This series of lectures is held on Fridays at 1:30 p.m. with a repeat on Saturdays at 4 p.m. in the Brown Auditorium Theater. A reception to meet the speaker and a "Your Turn to Speak" tour follow each lecture.
Feb. 7-8: "Arabia: Crossroad of Ancient Civilizations"
From ancient times, Saudi Arabia was a meeting place for powerful cultures and exotic exchanges. For centuries, the spice and incense trade brought enormous wealth to the area. Stone sculptures, ceramics and works of precious metals and colorful glass tell this story. In this lecture, Frances Marzio explores works of art— many discovered during archeological excavations over the last 40 years — that illustrate the history of the Kingdom of Saudi Arabia.
Feb. 14-15: "Easels in Eden: Monet's Painting and Gardening Techniques"
The relationship between Claude Monet's gardening practices and painterly techniques as he used them to create more than 500 canvasses in the landscape at Giverny from the 1890s until his death in 1926 is the focus of this lecture, including an examination of how Monet moved beyond representation to abstraction and thus prefigured the Modern aesthetic in the most subtle of terms. Presented by Eric T. Haskell, professor of French and director of the Clark Humanities Museum, Scripps College.
Feb. 21-22: "What Should They Wear? Impressionists and the Art of Fashion"
Were the Impressionists fashionistas? And what role did fashion play in their goal to paint modern life with a "modern" style? In the second half of the 19th century, the modern fashion industry was born. Designers like Charles Frederick Worth were transforming how clothing was made and marketed, department stores were on the rise, and fashion magazines began to proliferate. Visual artists and writers alike were intrigued by this new industry; its dynamic, ephemeral and constantly innovative qualities embodied the very essence of modernity that they sought to express in their work and offered a means of discovering new visual and verbal expressions. Gloria Groom of the Art Institute of Chicago explores this topic.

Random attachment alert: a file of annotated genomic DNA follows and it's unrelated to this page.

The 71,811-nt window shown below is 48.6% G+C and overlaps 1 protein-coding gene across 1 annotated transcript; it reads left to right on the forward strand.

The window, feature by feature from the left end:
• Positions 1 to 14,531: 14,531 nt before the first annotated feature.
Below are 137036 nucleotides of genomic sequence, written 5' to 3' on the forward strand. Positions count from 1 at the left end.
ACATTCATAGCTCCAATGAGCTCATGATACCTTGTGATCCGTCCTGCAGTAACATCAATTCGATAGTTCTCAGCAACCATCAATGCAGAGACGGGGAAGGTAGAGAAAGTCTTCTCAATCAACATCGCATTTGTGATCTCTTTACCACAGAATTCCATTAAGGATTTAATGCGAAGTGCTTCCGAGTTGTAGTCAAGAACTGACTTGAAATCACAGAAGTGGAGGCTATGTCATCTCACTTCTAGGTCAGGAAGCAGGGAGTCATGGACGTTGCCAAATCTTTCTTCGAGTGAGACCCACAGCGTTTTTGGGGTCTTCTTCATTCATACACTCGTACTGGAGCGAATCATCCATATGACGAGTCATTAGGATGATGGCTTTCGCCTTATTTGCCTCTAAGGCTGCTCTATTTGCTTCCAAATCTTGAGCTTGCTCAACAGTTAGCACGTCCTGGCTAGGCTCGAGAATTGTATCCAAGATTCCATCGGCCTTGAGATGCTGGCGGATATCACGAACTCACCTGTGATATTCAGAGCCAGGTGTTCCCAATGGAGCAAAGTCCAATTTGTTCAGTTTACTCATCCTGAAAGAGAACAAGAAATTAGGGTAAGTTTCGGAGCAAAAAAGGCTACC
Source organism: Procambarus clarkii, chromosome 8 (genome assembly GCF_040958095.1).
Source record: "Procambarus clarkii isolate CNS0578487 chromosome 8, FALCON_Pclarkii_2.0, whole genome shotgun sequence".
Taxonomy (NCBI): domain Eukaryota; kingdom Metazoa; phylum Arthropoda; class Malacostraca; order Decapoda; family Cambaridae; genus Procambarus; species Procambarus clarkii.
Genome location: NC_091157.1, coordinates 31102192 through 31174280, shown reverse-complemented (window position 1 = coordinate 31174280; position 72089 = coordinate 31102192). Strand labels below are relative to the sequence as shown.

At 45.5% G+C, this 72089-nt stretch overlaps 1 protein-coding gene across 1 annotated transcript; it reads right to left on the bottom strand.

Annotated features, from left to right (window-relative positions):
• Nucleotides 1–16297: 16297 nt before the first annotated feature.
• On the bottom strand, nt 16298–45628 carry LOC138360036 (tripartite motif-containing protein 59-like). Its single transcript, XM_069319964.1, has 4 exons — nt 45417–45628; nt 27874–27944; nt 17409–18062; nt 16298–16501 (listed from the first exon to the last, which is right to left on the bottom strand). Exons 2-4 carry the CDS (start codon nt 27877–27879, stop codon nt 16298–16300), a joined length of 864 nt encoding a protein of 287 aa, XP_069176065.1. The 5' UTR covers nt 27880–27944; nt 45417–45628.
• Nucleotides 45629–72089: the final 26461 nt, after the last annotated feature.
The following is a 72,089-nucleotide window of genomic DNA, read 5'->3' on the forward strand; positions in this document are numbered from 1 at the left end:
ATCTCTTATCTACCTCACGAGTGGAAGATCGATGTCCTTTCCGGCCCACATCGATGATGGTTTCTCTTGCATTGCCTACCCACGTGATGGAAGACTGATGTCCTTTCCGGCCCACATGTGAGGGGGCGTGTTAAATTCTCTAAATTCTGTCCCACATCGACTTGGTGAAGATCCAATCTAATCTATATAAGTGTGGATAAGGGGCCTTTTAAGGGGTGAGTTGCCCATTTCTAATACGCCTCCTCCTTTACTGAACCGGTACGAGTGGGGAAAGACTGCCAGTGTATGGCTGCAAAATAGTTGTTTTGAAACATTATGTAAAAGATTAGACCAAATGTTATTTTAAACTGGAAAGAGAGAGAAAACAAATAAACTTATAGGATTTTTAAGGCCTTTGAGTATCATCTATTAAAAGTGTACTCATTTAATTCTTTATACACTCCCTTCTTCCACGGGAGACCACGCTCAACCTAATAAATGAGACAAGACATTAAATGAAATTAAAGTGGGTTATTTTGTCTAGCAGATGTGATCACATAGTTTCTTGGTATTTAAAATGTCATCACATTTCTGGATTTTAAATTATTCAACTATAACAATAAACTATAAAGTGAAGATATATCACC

Feb. 28-March 1: "Going for Baroque: The Ups and Downs of the Taste for Collecting the Italian Old Masters"
Trends in scholarship and collecting art, as in other fields, ebb and flow. In America, the taste for Italian Baroque painting of the 17th and 18th centuries has experienced highs and lows. During the late-18th century, founding father and third President of the United States, Thomas Jefferson, displayed great interest in Guido Reni, Salvator Rosa, Caravaggio and their contemporaries. A half-century later, in response to British critic John Ruskin, these painters fell out of favor. But less than a century later, American collectors including Samuel H. Kress and John Ringling collected these painters with enthusiasm and, as a result, greatly influenced museum collections in the United States, including the MFAH. And what is the state of collecting Italian Baroque masters today? Presented by Edgar Peters Bowron, Audrey Jones Beck Curator of European Art.